Business and Economics

Equal Pay Day Recognized By State Officials, President

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April 8, 2014 – This year’s “Equal Pay Day” is April 8th, 2014. Advocates say that date represents how far into the new year a woman must work to earn as much as her male counterpart in the same profession did by the end of last year.

According to the White House, the latest U.S. Census statistics show that, on average, full-time working women still earn 77 cents to every dollar earned by men. However, some believe that figure is debatable. A study by the Pew Research Center estimates, based on hourly earnings of both full- and part-time workers, women earn 84 percent of what men earn. Pew also estimates that the gap is smaller among young female workers, who earn 93 percent of what their same-aged male counterparts earn.

According to a White House press release, President Barack Obama is taking two steps to address the wage gap. The first is an Executive Order which prohibits federal contractors from retaliating against employees who discuss compensation. The White House says the legislation is intended to encourage pay transparency. The second measure is a Presidential Memorandum requiring the Secretary of Labor to establish new regulations requiring federal contractors to submit to the Department of Labor summary data on compensation, including data by sex and race.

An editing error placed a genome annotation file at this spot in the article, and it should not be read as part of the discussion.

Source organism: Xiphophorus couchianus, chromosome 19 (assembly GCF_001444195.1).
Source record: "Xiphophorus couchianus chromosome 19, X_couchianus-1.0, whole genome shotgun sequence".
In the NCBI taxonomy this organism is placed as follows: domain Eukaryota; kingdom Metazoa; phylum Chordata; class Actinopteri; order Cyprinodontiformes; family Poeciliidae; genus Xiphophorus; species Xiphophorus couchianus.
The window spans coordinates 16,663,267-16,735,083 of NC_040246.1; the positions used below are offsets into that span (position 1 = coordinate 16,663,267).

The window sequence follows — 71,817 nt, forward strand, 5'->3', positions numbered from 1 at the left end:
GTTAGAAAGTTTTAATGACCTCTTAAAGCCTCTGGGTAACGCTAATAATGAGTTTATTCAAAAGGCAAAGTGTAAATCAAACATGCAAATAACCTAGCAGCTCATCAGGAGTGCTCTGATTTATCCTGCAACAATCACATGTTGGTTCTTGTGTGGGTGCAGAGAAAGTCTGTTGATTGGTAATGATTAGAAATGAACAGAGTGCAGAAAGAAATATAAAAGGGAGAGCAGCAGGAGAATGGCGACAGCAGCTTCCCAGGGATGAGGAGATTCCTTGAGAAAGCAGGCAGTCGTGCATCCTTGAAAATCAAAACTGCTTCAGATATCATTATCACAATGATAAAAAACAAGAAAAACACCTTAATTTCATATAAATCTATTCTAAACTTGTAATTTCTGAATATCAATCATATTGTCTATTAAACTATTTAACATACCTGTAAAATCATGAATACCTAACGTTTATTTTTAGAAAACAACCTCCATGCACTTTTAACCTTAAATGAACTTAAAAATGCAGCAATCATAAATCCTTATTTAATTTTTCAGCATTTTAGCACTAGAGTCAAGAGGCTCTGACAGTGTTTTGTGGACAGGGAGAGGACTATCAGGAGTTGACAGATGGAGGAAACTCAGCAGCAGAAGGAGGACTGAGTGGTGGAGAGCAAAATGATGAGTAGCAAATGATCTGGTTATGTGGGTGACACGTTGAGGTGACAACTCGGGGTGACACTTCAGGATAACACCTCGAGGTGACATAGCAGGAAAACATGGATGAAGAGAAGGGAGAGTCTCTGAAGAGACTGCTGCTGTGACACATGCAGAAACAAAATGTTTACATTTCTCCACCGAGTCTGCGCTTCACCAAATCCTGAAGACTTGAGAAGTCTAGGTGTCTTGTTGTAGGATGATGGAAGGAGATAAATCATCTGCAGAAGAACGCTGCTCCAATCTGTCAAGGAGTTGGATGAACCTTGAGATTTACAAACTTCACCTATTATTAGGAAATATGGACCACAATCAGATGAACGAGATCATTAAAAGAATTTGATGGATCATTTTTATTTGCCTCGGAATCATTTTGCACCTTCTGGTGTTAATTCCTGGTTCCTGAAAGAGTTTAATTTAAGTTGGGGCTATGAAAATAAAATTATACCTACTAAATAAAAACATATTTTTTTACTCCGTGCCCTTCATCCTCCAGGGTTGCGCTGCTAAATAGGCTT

The president also hopes that passage of the Paycheck Fairness Act by the U.S. Senate will be instrumental to making his policies work. The legislation would require employers to show that wage differences are caused by job requirements rather than being based on gender. It also protects all employees from retaliation when they share information about compensation.

 Local lawmakers are speaking out on the issue too. State Representatives Linda Lawson (D-Hammond) and Shelli VanDenburgh (D-Crown Point) say Indiana continues to lag behind in providing equity between the wages earned by working men and women. In a press release, VanDenburgh stated, “While there are efforts under way at the national level to do something about this outrageous inequity, we think the time is right to mention that Indiana is particularly guilty of doing nothing about reducing this gap.”

 Lawson added, “The governor and his administration and those in charge of our state government can talk all they want about job creation successes in Indiana, but the fact is that workers here are not making enough money to keep up with the rising costs of health care, school, and all the daily expenses that keep their families’ heads afloat.”

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